Accolades pour in

AMITABHA DAS SHARMA

THE following are the reactions of former Indian players on East Bengal's ASEAN Club meet triumph.

SAILEN MANNA: Octogenarian Manna, a legendary footballer, who represented the country in the 1948 London Olympics and played club football with the century-old club Mohun Bagan, has seen the best and worst of Indian football from close both as a player and an administrator. He feels that East Bengal's achievement is a superlative feat and will do a great deal in bringing up the country's club football. "East Bengal's achievement will surely inspire other clubs to emulate it. With the national team winning international laurels before, the club football too made its mark in the outside world. This is quite encouraging. And we will have to sustain it in the coming days."

Manna said that there has been a sea of change in the sport compared to what he had seen as a player. The clubs and the national federation have become quite professional in their approach to the sport. They are planning each season well and spending both money and their thoughts on giving scientific training, employing professionals who are good in the job. "What impressed me most was the thorough preparation East Bengal put up before going to the tournament. They deserved the title and they got it.

SANTO MITRA: Mitra was the project director of the Indian national team, which lifted the LG Cup in Vietnam last year. He played club football with East Bengal and captained it in 1970. Mitra feels that East Bengal's success is the result of the new wave of professional approach influencing Indian football. He commended the All India Football Federation and its secretary, Alberto Colaco, for working tirelessly for the uplift of the sport. The recruitment of the English coach Stephen Constantine was the most significant factor, he felt. He said East Bengal's feat has a direct correlative with the national team's triumph in Vietnam. "By winning the trophy in the Ho Chi Minh City, we were able to instil the confidence in our players and administrators alike that we have the requisite skill and the ability to reach a very high level in football. And what has been happening to the sport since then is very much the reason of the professional approach brought over by Constantine.

The insistence on proper fitness training and regimen of the players coupled with scientific coaching methods can produce incredible results. Our national team proved it by winning the LG Cup and so has East Bengal. Both the East Bengal coach (Subhas Bhowmick) and the club officials should be given the credit for taking the pain to arrange the finances in giving the team the best facilities and an international physical trainer (South African Kevin Jackson) in getting the perfect tune-up to go for the title.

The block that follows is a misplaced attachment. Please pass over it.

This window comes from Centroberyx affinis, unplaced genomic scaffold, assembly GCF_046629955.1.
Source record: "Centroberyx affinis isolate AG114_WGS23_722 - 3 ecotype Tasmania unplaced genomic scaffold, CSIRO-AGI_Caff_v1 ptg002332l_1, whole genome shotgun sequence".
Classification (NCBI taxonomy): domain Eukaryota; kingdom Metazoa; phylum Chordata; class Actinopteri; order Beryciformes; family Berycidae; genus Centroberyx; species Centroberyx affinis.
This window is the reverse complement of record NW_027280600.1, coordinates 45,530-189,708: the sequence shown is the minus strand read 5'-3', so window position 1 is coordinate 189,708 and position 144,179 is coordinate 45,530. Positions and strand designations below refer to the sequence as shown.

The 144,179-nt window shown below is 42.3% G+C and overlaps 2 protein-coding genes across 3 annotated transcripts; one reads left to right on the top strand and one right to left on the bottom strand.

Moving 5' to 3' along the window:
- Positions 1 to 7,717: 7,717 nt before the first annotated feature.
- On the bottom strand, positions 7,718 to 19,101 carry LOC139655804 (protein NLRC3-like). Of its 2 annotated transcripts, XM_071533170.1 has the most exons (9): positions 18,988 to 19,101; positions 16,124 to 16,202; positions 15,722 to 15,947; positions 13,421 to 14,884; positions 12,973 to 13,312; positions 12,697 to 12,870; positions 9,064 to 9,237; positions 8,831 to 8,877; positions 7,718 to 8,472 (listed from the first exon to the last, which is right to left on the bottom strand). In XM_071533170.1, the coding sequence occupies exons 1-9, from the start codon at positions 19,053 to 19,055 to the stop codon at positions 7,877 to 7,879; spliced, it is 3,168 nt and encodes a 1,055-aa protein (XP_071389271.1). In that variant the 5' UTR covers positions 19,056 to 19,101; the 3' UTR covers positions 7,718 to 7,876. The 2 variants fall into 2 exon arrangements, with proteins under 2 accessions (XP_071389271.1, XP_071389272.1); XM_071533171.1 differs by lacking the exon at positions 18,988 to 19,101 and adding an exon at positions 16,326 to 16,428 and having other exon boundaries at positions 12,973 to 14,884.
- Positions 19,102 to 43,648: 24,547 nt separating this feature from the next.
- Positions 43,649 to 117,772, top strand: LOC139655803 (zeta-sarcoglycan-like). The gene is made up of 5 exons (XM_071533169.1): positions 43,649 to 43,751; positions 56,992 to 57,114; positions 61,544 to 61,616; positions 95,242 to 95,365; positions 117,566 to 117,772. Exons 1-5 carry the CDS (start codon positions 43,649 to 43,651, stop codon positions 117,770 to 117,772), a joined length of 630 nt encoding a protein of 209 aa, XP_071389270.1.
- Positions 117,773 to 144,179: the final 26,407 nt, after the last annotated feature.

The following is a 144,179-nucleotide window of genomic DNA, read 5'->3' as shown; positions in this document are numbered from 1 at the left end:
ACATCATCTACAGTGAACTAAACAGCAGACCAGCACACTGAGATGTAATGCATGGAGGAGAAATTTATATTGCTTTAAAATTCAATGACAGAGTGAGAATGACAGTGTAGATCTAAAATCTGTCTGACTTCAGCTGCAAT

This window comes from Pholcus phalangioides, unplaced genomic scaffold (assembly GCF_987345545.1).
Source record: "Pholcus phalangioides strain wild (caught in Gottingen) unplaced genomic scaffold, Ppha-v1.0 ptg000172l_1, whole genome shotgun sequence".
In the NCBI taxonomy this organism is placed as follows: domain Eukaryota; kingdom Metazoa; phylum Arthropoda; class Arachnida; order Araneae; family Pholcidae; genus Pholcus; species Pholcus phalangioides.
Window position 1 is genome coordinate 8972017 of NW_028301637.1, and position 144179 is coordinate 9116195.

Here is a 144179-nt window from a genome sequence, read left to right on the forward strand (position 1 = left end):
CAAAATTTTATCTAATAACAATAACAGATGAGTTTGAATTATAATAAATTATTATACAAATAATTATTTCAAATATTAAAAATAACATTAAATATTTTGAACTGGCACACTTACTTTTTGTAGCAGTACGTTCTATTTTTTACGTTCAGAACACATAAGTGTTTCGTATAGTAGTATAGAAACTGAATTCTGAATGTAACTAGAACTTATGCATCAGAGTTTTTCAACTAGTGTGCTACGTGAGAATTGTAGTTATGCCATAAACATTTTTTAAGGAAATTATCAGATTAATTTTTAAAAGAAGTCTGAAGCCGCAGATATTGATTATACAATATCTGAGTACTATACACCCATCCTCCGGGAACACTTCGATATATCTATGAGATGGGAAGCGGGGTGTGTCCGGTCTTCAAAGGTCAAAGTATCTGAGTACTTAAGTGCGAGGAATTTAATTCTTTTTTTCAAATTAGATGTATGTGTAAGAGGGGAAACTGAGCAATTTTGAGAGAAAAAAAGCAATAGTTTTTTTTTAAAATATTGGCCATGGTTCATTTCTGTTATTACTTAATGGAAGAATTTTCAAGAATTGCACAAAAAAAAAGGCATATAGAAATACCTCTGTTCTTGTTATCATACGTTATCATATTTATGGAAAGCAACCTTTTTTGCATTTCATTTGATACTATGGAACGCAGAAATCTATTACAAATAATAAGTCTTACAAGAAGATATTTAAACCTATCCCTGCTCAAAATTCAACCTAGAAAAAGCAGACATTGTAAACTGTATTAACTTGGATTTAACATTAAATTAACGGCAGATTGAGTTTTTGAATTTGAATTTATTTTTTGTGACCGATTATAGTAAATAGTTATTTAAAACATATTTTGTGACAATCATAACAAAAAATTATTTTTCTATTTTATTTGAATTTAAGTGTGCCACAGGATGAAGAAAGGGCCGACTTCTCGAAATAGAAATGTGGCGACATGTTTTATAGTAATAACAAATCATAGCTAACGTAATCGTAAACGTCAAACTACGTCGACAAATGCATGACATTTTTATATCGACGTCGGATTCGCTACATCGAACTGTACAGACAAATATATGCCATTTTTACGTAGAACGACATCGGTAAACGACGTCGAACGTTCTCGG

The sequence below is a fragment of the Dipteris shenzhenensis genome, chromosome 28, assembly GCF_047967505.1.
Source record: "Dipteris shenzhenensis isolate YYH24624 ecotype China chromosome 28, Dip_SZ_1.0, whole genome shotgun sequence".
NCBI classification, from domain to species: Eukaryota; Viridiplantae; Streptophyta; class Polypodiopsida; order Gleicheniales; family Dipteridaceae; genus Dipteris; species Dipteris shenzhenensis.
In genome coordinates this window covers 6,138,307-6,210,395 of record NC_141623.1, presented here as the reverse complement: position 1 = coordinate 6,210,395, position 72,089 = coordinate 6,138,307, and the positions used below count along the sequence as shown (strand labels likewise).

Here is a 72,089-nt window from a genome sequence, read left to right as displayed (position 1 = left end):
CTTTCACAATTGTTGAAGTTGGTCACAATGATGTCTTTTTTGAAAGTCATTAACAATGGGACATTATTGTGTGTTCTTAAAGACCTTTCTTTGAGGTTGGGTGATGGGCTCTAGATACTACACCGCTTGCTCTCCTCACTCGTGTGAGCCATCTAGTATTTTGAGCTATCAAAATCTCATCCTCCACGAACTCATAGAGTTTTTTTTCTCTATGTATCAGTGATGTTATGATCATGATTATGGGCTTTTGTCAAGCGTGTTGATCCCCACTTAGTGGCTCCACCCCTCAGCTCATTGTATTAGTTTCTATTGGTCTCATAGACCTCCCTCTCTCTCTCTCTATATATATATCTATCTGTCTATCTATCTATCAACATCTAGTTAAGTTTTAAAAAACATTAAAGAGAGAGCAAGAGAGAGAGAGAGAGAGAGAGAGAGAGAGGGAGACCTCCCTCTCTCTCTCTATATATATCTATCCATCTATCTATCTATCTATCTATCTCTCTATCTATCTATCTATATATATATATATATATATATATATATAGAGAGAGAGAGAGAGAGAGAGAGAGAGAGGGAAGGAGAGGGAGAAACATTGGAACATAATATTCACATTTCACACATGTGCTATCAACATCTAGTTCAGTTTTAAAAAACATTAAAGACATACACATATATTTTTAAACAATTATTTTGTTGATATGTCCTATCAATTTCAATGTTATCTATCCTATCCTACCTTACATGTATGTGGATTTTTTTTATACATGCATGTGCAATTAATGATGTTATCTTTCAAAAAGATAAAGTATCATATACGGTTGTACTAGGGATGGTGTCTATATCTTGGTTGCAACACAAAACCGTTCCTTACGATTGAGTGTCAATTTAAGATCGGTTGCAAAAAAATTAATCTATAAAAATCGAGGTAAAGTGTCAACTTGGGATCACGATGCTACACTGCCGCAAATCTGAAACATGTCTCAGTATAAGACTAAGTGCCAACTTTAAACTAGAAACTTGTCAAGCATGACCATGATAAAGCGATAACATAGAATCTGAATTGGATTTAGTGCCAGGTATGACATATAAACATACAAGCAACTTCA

East Bengal's attitude was quite striking as the team was undaunted and it had a tremendous desire to excel. What East Bengal achieved is a landmark and we will have to better this to enhance our status in international football in the coming years.

SUROJIT SENGUPTA: One of the finest forwards the game has seen, Surojit Sengupta saw the best of his career coming up with East Bengal, for which he had many memorable outings. He also represented the country in the Asian Games and played alongside the present East Bengal Subhas Bhowmick in the 1974 Tehran Asian Games.

Sengupta is happy about his former team's achievement but is apprehensive lest this triumph remains a secluded happening. "Indian football has touched many highs.

The gold in the 1962 Jakarta Asian Games should have inspired the country to do better, but the standard took a nosedive. We have repeatedly earned success in the Asian level and each time they have remained isolated chapters in the long history of the game. East Bengal has also achieved a unique feat as a club but the actual test begins now. Will it be able to sustain the consistency in the coming international assignments? That's the question that keeps on ringing. Lack of consistency is the bane of Indian football.

History has shown that instead of working hard and planning properly, we tend to drown ourselves in complacency once we achieve something.

The success of East Bengal will only fructify if this achievement brings more such international titles in club football. There cannot be an immediate reaction to this and we can call it a turning point or a watershed in Indian football only after, may be, 10 years seeing the amount of progress this happening is going to inspire. All those who are involved with the sport — the national and local administrators, the club officials and the players — will have to work hard and plan scientifically to build the future of Indian football on this achievement."